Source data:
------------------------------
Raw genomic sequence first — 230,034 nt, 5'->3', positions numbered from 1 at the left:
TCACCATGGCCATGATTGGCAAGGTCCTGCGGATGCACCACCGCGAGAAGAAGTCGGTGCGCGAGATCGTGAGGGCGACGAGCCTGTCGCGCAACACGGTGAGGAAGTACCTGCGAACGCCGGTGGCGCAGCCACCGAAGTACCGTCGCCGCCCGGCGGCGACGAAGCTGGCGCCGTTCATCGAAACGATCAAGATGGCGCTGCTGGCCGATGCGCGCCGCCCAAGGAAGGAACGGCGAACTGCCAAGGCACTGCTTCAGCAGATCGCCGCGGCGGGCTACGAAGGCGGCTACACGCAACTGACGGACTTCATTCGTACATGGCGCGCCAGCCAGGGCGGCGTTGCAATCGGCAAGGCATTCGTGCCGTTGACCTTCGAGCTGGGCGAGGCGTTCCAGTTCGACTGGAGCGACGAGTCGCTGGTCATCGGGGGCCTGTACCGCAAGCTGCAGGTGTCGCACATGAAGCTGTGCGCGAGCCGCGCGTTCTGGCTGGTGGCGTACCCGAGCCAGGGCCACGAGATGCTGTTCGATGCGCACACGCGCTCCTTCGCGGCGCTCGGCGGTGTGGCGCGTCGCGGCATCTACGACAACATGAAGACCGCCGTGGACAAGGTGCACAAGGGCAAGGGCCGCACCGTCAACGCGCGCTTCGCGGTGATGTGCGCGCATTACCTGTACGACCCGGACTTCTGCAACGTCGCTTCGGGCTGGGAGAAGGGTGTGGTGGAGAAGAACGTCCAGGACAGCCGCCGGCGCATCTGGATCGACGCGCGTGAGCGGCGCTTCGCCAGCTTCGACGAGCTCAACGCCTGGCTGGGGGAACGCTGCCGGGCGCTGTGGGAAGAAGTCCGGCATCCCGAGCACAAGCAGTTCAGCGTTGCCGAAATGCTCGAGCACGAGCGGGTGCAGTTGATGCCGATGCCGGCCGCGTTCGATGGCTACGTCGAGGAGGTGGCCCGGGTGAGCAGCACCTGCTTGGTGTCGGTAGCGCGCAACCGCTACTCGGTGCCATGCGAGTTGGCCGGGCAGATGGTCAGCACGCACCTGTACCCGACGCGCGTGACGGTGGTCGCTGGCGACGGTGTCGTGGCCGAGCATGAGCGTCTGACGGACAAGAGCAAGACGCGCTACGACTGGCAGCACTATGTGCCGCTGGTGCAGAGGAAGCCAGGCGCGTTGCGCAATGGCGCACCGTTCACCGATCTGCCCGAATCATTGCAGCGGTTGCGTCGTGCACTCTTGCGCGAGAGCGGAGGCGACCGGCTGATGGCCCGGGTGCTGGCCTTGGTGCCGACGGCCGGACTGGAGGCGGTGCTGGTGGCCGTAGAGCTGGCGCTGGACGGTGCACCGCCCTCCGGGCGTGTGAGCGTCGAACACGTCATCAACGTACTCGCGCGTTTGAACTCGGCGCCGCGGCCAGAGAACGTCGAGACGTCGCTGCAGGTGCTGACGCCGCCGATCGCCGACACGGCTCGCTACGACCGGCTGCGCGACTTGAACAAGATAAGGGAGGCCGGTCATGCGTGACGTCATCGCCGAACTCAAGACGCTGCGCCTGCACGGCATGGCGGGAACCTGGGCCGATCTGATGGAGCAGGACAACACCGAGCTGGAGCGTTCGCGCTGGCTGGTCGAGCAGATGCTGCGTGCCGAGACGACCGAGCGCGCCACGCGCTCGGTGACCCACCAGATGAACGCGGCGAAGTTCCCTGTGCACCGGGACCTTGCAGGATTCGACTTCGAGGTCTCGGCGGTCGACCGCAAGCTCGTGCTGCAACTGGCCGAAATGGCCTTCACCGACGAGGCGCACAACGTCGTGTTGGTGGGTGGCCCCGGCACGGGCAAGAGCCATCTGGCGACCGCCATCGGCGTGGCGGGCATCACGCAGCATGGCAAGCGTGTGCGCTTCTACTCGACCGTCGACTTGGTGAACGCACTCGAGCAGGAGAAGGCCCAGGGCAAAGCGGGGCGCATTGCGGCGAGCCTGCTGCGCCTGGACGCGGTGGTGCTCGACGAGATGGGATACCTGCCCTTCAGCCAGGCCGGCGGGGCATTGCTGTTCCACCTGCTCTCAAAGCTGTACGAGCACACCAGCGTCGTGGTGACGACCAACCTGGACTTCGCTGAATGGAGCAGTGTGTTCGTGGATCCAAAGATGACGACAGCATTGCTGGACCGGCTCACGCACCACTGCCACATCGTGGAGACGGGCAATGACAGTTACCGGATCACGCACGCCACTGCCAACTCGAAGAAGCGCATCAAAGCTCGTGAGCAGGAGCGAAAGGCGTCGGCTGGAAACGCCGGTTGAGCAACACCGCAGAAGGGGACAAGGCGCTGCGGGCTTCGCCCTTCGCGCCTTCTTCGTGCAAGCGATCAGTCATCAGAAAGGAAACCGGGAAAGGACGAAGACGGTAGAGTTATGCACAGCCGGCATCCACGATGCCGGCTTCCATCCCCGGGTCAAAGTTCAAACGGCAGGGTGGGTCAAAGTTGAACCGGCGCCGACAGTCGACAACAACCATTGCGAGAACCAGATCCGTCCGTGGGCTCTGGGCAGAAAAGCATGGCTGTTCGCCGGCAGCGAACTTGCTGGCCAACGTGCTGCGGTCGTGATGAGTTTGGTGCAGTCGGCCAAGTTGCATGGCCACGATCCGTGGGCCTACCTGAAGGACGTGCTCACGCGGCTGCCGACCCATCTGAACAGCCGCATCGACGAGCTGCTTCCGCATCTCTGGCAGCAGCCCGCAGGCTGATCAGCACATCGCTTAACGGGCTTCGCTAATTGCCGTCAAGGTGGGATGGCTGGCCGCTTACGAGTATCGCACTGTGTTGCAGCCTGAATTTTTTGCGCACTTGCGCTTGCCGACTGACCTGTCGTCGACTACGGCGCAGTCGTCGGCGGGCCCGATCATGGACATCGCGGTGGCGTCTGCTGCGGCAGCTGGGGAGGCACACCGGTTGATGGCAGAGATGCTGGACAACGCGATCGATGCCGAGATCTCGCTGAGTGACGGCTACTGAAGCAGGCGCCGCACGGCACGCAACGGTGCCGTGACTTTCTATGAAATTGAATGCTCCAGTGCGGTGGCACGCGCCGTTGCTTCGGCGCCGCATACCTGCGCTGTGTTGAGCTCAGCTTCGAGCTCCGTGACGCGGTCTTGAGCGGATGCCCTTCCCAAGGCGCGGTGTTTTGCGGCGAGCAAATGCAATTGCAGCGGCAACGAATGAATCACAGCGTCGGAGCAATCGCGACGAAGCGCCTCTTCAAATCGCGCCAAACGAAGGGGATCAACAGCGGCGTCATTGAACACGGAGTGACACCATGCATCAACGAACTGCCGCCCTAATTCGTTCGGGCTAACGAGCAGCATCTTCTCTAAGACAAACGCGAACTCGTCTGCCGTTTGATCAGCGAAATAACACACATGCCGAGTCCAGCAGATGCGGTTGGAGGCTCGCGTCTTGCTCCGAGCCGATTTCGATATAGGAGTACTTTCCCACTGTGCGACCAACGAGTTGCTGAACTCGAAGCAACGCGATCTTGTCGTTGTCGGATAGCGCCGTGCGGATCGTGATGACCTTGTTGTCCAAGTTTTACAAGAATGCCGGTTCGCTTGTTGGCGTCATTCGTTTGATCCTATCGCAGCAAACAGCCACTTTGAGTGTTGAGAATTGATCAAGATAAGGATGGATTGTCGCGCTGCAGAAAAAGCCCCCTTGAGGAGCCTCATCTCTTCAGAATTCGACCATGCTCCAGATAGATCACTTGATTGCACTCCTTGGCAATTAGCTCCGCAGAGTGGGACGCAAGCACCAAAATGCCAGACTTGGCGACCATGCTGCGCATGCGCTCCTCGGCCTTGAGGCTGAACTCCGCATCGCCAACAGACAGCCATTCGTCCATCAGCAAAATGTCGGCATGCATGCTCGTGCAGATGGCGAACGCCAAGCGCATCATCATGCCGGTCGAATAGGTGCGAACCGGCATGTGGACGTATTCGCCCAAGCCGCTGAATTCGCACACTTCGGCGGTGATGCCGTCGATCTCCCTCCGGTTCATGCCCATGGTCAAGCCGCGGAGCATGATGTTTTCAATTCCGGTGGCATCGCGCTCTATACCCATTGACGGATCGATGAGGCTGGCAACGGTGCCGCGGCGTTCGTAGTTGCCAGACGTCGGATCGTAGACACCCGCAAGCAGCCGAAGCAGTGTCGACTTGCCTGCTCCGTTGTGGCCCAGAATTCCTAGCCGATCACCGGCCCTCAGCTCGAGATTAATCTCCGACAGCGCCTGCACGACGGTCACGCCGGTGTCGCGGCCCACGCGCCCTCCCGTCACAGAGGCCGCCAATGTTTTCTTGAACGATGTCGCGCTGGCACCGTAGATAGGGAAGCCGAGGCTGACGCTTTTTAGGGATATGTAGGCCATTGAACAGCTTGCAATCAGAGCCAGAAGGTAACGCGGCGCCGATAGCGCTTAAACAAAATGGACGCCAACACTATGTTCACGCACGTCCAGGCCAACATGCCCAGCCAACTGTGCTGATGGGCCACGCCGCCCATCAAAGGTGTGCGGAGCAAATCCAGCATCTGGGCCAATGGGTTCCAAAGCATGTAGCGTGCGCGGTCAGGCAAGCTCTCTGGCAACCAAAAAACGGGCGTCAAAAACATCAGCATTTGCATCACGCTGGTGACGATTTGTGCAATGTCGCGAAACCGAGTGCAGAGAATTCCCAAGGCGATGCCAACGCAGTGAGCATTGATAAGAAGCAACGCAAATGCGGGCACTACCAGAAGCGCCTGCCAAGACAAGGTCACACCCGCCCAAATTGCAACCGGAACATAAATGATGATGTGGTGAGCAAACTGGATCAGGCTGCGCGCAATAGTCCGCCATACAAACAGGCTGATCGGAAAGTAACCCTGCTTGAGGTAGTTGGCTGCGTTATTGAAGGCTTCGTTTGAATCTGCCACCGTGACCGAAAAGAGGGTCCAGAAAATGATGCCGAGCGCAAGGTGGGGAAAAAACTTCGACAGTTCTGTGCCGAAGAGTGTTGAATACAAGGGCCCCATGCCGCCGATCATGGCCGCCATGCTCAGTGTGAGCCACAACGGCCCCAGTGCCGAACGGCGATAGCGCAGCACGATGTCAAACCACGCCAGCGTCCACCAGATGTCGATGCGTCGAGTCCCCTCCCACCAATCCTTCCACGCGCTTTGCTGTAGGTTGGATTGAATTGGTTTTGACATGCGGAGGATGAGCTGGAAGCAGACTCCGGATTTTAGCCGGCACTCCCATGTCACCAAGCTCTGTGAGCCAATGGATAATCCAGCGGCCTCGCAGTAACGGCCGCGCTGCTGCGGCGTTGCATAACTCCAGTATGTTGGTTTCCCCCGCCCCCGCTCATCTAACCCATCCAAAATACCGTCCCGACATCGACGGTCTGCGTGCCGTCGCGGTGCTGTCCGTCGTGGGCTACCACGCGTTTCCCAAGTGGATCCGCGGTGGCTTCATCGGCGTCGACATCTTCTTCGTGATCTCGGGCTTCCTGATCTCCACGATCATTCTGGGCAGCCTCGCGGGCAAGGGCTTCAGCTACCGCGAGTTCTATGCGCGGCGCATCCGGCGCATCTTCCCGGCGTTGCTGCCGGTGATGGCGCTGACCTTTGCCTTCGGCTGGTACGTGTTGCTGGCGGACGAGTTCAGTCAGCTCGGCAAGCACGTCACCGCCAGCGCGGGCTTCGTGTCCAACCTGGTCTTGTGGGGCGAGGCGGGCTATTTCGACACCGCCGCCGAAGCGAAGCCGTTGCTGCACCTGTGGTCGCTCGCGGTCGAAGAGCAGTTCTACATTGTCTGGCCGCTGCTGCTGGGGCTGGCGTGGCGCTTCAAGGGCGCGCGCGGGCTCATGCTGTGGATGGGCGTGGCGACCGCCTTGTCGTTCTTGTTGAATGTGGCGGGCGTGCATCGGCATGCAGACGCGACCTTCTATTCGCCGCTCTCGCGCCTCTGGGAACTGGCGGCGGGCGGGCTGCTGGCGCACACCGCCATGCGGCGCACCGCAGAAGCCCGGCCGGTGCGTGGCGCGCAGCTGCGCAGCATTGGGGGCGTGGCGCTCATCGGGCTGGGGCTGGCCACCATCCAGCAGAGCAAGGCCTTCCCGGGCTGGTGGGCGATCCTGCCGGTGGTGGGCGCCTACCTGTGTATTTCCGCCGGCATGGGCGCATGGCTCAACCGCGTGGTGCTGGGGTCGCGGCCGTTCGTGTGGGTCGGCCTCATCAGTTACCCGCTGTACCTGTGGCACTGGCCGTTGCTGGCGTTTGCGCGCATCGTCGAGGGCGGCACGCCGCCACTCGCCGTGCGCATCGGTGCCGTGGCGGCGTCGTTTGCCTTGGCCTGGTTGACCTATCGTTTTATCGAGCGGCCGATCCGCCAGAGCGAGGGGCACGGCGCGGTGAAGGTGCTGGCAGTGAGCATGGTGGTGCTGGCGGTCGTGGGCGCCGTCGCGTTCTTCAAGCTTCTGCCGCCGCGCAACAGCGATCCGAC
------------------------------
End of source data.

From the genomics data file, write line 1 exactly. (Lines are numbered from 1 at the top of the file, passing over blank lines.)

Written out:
Raw genomic sequence first — 230,034 nt, 5'->3', positions numbered from 1 at the left: